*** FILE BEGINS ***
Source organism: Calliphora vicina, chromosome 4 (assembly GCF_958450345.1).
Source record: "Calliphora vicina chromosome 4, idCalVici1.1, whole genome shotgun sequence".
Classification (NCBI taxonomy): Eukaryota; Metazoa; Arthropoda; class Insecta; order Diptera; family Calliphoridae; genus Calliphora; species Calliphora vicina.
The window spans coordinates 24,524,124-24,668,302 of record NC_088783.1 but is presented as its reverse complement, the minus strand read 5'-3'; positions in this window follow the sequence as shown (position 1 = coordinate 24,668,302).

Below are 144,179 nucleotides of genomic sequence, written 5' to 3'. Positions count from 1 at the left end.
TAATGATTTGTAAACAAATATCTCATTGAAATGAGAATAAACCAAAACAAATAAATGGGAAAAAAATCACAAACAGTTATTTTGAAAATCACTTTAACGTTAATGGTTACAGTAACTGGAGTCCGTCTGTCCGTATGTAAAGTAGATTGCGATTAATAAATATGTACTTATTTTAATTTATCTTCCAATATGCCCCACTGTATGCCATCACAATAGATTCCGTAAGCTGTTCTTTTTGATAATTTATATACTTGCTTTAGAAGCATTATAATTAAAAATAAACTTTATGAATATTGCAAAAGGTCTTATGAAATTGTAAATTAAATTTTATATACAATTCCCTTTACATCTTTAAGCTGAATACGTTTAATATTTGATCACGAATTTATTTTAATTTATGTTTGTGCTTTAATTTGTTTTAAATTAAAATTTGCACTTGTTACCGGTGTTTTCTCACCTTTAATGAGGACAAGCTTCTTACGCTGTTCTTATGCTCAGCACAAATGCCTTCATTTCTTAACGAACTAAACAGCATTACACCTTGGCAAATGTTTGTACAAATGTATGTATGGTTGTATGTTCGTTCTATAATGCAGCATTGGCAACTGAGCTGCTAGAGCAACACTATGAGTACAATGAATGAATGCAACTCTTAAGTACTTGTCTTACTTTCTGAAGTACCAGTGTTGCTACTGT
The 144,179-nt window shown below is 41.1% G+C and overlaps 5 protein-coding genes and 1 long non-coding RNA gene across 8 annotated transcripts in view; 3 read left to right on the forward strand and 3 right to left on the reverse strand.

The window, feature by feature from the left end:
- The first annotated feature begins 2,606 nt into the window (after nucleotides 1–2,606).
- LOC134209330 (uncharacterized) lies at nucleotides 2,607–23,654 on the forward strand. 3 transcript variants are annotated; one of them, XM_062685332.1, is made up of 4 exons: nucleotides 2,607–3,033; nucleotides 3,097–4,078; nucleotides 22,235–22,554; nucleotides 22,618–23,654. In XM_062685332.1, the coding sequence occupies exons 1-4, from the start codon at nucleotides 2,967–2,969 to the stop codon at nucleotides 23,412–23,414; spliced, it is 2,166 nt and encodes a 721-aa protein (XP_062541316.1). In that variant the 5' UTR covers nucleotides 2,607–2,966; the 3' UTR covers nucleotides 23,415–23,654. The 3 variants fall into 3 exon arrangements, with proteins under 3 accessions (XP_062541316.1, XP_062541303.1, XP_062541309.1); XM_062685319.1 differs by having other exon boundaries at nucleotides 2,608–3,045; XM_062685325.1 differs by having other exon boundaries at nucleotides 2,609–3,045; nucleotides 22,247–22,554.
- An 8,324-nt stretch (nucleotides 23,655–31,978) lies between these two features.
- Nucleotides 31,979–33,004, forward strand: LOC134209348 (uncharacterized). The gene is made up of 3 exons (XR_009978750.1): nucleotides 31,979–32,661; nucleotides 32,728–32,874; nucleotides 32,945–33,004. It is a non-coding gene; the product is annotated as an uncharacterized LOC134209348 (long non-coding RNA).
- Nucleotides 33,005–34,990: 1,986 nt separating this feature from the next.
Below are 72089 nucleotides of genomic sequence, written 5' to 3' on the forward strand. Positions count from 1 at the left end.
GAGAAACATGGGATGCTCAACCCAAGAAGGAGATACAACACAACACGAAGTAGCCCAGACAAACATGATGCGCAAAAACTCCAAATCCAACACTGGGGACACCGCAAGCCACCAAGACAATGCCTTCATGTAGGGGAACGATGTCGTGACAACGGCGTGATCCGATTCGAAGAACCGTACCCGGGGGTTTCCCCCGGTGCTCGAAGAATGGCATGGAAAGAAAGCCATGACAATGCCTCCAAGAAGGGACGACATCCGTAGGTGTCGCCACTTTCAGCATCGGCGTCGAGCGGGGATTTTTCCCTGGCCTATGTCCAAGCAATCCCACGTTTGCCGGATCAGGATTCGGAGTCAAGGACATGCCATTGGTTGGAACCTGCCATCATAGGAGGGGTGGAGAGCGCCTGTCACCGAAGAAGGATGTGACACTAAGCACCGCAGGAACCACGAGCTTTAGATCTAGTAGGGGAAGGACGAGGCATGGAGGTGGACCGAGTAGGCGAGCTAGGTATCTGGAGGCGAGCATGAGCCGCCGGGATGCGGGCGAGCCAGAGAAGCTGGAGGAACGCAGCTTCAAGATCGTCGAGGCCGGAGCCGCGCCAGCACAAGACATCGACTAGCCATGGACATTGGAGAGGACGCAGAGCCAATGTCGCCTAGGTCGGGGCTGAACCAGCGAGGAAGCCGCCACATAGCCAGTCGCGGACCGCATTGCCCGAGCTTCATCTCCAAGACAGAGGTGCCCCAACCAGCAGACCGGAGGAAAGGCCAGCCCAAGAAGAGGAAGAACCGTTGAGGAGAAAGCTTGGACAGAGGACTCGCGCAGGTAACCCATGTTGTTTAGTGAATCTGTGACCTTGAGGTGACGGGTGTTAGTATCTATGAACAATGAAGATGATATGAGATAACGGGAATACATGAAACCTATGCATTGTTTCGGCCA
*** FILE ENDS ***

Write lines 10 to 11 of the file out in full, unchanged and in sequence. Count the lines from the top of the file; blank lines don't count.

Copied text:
- LOC134209330 (uncharacterized) lies at nucleotides 2,607–23,654 on the forward strand. 3 transcript variants are annotated; one of them, XM_062685332.1, is made up of 4 exons: nucleotides 2,607–3,033; nucleotides 3,097–4,078; nucleotides 22,235–22,554; nucleotides 22,618–23,654. In XM_062685332.1, the coding sequence occupies exons 1-4, from the start codon at nucleotides 2,967–2,969 to the stop codon at nucleotides 23,412–23,414; spliced, it is 2,166 nt and encodes a 721-aa protein (XP_062541316.1). In that variant the 5' UTR covers nucleotides 2,607–2,966; the 3' UTR covers nucleotides 23,415–23,654. The 3 variants fall into 3 exon arrangements, with proteins under 3 accessions (XP_062541316.1, XP_062541303.1, XP_062541309.1); XM_062685319.1 differs by having other exon boundaries at nucleotides 2,608–3,045; XM_062685325.1 differs by having other exon boundaries at nucleotides 2,609–3,045; nucleotides 22,247–22,554.
- An 8,324-nt stretch (nucleotides 23,655–31,978) lies between these two features.